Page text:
[KIU’-a-tan] or [KHI-YU-tun] — noun.
Origin: Generally believed to be from Chinook i-kiuatan < ikee’utan ‘horse’, though some sources claim it is of Mamachatpam (Yakima) origin.
There are several words for horses used in Chinook Wawa, though kiuatan seems to have been used more in southern regions of Cascadia, and is the most commonly used word in modern publications.
While the word simply means ‘horse,” it also extends to a number of types of horses, such as “tenas kiuatan” (colt; pony), klootchman kiuatan” (mare), “cooley kuitan” (a race horse), “lemolo kiuatan (mustang; wild horse)” and “stone kiuatan” (stallion; ungelded horse). This last term should not be confused with the act of “mamook klak stone kiuatan” (to castrate a horse), which would give you a “burdash kiuatan” (gelding). It is also the bases of a variety of words for older horses, such as “oleman kiuatan” (old horse), “hyas oleman kiuatan” (a very old horse), and “oleman klootchman kiuatan” or “lamai kiuatan” (old mare, nag), and included words pertaining to parts of horses, like “kuitan lepee” (hoofs), professions associated with horses, such as “kuitan kapswolla” (horse thief), and activities involving horses, such as “klatawa kopa kuitan” (to ride; go by horse).
If you are on a long ride and someone tells you “nesika kuitan delate till” (our horses are very tired), then it would be best to stop and let them rest. Once stopped, someone might ask you “mika mamook kow mika kuitan?” (have you tied your horse?). If not, than you had best “kow mika kuitan” (tie your horse), otherwise the next question someone will probably be asking you will be “mika na klap mika kiuatan?” (did you find your horse?)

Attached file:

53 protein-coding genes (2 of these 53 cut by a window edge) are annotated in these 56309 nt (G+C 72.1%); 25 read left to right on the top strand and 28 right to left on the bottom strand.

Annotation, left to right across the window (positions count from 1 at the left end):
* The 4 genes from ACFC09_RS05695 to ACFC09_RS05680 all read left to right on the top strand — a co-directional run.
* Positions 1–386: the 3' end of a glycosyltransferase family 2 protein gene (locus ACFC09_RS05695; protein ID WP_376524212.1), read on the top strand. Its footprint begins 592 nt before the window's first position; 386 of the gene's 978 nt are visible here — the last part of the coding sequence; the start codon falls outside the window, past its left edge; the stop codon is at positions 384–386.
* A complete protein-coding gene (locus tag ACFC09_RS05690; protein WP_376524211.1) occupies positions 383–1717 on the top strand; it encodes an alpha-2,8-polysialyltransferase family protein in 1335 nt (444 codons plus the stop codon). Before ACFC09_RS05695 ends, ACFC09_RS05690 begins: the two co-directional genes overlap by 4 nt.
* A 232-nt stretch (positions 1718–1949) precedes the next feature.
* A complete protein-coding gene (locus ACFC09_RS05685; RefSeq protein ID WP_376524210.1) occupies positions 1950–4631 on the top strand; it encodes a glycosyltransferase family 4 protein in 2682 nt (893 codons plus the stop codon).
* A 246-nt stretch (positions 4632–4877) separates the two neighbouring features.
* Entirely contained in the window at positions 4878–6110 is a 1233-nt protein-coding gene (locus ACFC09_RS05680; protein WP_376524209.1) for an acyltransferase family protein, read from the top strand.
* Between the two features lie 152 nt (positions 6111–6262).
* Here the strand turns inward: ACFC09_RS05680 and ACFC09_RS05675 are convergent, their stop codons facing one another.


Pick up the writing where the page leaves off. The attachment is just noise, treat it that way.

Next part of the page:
A HORSE IS A HORSE OF COURSE OF COURSE
“Okoke mika kuitan?” (is this your horse?)
“Okoke kuitan kopa Alex.” (This is Alex’s horse.)
“Yaka hyas kloshe kuitan?” (Is that a good horse?)
“Nika kuitan elip kloshe kopa yaka kuitan.” (My horse is better than his horse).
Okoke kuitan yaka hyas oleman” (That horse is very old.)
A HORSE OF A DIFFERENT COLOR
Pil kiuatan comes from the Chinook particle “tlpil”, used for a bay or chestnut horse (i.e. red horse).
Leblow (also spelled Lablow or Leblau) comes from the French “Le Blond”, used for a sorrel or chestnut-coloured horse.
Leclem (also spelled Laclem, or Leklem) comes from the French “Le Creme”, used for a cream-colored or light dun horse.
Legley (also spelled Lagley) comes from the French “Le Gris” or English “Gray”, used for a gray-colored horse.
Sandelie (also spelled Sandelee) comes from the French “Cendre” or English “Sandy”, used for a roan or ash-colored horse.
Lekye (also spelled Lakai or Lekay) comes from French-Canadian word “La Caille”, used for an appaloosa or a piebald horse.